Events during the summer of 2020 illustrate that such racist and sexist behavior does not only emerge from the public at large. One’s colleagues construct pathways of incivility and disrespect.

Ted Yoho, a Republican congressman from Florida, called Ocasio-Cortez a derogatory name while coming down the capital stairs.

After Yoho misrepresented his character assassination of Osacio-Cortez to the press, she poignantly took the Congress floor the next day to give the following statement:

“What I do have is an issue with using women – our wives, our daughters – as shields and excuses for poor behavior. Mr. Yoho mentioned that he has a wife and two daughters. I am two years younger than Mr. Yoho’s youngest daughter. I am someone’s daughter, too. My father, thankfully, is not alive to see how Mr. Yoho treated his daughter. My mother got to see Mr. Yoho’s disrespect on the floor of this House toward me on television. And I am here because I have to show my parents that I am their daughter and that they did not raise me to accept abuse from men. What Mr. Yoho did has permitted men to use that language against their daughters. ... Having a daughter does not make a man decent. Having a wife does not make a decent man. Treating people with dignity and respect makes a decent man. This kind of language is not new. I have tossed men out of bars that have used language like Mr. Yoho’s. ... This is not new, and that is the problem.”

A familiar cliché notes, past behavior predicts future performance. The performance of too many people in reaction to women of color in politics has exuded incredibly violent and disrespectful behavior. These instances not only disparage the women in the aforementioned scenarios, these examples chronicle a lapse in humanitarian behavior for those who perpetrate such aggression and incivility.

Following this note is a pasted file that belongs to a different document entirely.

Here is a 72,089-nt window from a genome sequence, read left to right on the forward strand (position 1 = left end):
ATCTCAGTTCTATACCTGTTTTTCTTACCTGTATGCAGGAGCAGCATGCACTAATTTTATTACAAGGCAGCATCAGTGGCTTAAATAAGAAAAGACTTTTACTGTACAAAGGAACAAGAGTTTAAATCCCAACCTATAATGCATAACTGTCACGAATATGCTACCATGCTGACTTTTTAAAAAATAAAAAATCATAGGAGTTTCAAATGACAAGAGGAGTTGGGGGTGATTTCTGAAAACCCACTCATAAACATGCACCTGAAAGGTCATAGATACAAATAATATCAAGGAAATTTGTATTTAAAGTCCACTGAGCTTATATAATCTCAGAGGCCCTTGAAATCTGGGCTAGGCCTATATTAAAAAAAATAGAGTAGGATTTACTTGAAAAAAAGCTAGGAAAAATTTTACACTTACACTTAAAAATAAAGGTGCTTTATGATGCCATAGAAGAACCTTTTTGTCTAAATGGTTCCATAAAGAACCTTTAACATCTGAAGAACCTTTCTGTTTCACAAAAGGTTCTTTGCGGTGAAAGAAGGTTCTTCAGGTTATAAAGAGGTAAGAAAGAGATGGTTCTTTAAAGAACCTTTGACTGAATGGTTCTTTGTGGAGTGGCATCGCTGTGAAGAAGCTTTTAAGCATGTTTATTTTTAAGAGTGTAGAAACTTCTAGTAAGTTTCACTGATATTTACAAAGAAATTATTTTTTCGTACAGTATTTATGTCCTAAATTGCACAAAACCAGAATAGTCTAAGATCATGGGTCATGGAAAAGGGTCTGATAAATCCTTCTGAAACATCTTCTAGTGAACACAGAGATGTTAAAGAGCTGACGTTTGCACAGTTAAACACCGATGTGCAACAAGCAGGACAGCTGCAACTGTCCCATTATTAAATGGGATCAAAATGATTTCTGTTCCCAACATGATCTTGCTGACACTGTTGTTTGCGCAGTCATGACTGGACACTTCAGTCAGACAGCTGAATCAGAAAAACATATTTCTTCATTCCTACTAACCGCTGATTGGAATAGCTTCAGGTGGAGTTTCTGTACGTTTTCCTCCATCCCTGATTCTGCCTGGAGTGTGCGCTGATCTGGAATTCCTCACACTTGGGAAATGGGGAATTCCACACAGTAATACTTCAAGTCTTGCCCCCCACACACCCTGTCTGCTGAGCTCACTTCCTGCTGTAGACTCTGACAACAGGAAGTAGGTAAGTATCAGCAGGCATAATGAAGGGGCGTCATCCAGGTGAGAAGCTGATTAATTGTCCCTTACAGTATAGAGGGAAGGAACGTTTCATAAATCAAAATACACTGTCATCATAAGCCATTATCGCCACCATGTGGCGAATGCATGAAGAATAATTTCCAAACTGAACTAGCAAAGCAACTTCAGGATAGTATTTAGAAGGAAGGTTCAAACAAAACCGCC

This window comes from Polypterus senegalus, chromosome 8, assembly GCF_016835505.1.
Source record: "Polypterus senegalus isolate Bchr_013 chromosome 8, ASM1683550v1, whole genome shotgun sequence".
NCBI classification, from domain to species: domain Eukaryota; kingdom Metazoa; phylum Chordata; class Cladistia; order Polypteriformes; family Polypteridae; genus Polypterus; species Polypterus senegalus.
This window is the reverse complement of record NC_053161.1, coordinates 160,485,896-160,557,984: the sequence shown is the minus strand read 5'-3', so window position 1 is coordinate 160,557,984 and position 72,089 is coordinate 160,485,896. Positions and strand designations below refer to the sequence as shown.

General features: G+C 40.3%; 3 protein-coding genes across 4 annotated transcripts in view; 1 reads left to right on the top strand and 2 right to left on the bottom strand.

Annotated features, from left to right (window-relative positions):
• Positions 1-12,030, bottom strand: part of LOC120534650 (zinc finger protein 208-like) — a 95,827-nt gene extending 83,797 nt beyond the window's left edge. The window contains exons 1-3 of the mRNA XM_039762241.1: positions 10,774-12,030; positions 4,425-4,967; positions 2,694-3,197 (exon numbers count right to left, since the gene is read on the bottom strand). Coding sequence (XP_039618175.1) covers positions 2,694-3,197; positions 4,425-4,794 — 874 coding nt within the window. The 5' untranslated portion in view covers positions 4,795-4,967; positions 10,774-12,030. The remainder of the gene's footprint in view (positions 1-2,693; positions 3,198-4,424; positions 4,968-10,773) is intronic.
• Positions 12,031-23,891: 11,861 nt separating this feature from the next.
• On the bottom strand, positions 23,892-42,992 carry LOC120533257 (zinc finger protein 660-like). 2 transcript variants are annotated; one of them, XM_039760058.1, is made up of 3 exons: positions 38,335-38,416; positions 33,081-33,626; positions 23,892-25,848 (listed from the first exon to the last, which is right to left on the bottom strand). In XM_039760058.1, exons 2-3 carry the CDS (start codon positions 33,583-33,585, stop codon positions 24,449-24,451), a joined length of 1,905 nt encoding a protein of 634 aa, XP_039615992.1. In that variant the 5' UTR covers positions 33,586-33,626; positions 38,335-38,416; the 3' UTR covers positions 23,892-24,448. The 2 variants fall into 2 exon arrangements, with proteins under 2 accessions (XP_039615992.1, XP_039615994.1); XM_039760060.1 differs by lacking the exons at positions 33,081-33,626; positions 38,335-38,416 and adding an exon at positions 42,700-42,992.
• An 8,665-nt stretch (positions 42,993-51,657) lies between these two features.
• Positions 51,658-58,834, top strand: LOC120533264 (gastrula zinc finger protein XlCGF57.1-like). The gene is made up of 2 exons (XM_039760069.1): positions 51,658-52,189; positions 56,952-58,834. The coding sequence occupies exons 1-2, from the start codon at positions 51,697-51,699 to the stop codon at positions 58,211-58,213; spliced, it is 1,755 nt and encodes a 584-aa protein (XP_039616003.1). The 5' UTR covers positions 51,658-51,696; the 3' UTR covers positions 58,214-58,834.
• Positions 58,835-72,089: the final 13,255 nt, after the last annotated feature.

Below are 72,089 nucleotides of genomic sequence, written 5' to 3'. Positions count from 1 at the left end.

One may ponder: What part brings this vitriolic hatred – the race, the gender, the age? These women politicians are at the intersections of a diversity of demographic markers and remain in the crosshairs of constant incivility. Perhaps the bullies and trolls motivated by hateful xenophobia do not recognize that while these women have proven they are resilient enough to withstand such attacks, the damaging language erodes the general civility in our communities.

I could continue with other women of color in various sectors – such as Venus Williams, Megan Markle, Leslie Jones – who have endured and continue to deal with racist and misogynist hostility in the press. Though I have every confidence that Harris will continue with the same poise and determination that she has exuded in this campaign season, I see she, like most women of color, will need to transcend this tremendous gulf of bullying behaviors and racist/sexist slurs to emerge victorious on the other side.

Leah P. Hollis is an associate professor at Morgan State University, and a board member with the Johnstown African American Heritage Society.